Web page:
We all know that the topic of reducing waste is a major point of contention in the fashion space. Most of us have also heard about the frightening stat that of the 100 billion garments produced each year, 92 million tonnes end up in landfills. In the midst of all of our hectic and often very stressful lives it can be tough to keep these considerations front and center in our rush to click and buy, but we really don’t need to go that far out of our way.
I’m a bit of a shopaholic (currently on a serious Olivia Rubin binge…), so I’m the first one to admit I don’t shop exclusively earth-friendly brands, but I do make an effort to add them to my mix. When I heard about Mill & Moss it reminded me of why.
The brand began by tackling the question: where do clothes come from? And where do they go after the trend cycle has consigned them to the bin? They set out to build a brand that exists on a longer timeline than the trend cycle, for people who are moving their lives to be more in tune with the earth’s cycles. Their clothes are classic in the literal sense: designed to be forever part of the earth’s ecosystem.
To get more insight into the mission and why we should all move from caring “in theory” to “in practice,” about this mission, I spoke with founder Alex Feldstein.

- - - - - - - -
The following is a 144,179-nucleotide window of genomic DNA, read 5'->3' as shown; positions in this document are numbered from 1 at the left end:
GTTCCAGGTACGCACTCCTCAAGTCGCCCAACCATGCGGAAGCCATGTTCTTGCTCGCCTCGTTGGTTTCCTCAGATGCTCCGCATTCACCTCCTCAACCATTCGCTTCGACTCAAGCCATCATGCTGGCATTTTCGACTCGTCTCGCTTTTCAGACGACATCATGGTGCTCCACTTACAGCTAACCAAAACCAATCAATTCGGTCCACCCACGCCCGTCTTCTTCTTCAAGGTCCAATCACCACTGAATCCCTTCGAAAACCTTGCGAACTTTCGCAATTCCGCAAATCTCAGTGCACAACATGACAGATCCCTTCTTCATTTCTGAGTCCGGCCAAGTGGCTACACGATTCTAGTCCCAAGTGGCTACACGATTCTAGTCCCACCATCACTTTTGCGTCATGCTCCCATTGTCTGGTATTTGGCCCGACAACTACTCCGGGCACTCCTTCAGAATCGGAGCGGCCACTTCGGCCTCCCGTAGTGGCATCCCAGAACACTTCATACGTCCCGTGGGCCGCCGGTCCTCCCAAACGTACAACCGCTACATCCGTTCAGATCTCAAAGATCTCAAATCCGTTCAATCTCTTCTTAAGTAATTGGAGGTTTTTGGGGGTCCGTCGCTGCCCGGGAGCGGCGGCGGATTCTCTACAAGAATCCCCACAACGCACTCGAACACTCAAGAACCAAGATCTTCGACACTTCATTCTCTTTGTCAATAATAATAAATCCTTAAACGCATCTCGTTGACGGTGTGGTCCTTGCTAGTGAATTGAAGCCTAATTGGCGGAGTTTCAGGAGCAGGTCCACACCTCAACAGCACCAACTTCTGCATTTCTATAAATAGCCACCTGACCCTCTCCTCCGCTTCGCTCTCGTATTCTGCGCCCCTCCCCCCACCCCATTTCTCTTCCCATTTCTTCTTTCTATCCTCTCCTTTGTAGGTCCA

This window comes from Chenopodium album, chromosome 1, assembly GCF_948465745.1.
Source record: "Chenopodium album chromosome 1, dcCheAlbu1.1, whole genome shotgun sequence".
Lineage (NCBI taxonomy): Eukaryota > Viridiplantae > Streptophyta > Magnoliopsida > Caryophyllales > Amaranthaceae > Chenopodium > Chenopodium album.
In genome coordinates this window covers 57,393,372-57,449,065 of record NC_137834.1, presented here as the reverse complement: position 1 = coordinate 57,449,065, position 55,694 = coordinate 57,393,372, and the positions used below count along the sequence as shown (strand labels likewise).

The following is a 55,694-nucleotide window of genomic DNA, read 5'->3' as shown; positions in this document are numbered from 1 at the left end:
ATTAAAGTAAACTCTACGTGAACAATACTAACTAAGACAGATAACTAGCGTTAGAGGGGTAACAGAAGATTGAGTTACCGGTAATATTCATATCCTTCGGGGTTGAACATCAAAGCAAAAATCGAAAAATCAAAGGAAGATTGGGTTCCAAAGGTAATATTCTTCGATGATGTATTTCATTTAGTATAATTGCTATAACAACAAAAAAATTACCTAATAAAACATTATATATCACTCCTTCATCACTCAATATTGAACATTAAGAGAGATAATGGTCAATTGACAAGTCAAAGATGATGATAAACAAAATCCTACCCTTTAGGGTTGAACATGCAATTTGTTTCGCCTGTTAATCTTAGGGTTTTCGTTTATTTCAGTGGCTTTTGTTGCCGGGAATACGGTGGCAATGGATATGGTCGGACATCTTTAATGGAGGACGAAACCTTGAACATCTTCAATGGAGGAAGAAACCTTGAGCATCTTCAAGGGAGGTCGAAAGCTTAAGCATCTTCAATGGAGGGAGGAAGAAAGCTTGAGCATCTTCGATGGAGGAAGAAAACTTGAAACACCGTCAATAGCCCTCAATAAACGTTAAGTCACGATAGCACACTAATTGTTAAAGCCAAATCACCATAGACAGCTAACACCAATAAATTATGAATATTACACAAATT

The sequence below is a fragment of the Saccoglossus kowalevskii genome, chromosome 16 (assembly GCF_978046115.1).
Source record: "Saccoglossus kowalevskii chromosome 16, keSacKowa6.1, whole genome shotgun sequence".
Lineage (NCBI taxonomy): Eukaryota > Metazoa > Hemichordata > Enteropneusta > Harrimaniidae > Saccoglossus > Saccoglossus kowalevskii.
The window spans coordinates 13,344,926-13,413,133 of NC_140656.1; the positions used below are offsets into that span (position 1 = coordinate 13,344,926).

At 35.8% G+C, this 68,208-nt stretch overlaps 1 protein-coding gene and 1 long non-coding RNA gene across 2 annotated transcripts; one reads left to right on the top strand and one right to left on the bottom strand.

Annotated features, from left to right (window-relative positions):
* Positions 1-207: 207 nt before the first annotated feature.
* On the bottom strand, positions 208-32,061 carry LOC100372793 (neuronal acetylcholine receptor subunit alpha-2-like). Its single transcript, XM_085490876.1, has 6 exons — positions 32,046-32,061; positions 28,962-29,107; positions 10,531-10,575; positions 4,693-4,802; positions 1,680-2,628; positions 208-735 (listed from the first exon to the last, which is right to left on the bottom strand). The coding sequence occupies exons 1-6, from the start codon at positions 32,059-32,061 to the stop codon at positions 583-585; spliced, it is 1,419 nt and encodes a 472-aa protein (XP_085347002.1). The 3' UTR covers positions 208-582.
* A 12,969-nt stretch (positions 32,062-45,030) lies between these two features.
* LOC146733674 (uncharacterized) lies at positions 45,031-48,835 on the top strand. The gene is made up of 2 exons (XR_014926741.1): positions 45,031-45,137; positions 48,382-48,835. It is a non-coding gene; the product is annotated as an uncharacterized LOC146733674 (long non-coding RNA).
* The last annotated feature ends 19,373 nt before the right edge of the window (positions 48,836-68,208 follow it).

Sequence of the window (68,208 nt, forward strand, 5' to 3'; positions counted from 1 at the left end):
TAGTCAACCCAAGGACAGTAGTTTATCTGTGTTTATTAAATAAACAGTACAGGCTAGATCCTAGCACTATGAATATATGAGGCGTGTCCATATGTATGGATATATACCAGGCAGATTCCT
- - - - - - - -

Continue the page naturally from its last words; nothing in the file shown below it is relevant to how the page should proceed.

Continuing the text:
“Mill and Moss brings together agriculture communities, conscious consumers and restorative production processes to heal our soil, our relationship to each other, and our relationship to the earth,” says Feldstein. “Our garments connect wearer to grower, providing a link between fashion and agriculture that many forget.”
She goes on to note that 60% of clothing being sold today is made from plastic. “Mill and Moss is committed to changing this number by producing plastic free garments made from 100% natural fibers. Around 5 million metric tons of synthetic microfibers from washing clothing have been emitted into our waterways. Every time we do the laundry, around 9 million microfibers are released.”
Plastics aren’t just bad for the environment but for our bodies as well, which is something I know all too well as I needed IVF for both my children because of a hormone disrupting syndrome called PCOS, which many think is caused by micro plastics in our environment. “Micro plastics are now being found in placenta and our bloodstreams. We are constantly eating, drinking, and breathing in these particles.”
Feldstein goes on to list a number of shocking stats: the average consumer purchases 60% more clothing than 15 years ago and 90% of all garments produced yearly end up in landfills. The average American consumer throws out around 80 pounds of textiles per year. “We believe less is more, by creating curated, sophisticated, wearable pieces that can withstand trends and seasons.”
It’s hard to discuss the environnemental impacts of fashion without touching on the social.
“There are 40 million garment workers worldwide, 85% of which are woman,” notes Feldstein. “With only 3% of fashion in produced in the United States more than half of all garments are made in countries with very few rights protecting workers. Seeing these atrocities, we manufacture our garments in the United States in safe environments, where our workers are paid above minimum wage. Humans shouldn’t have to suffer when producing clothing.”
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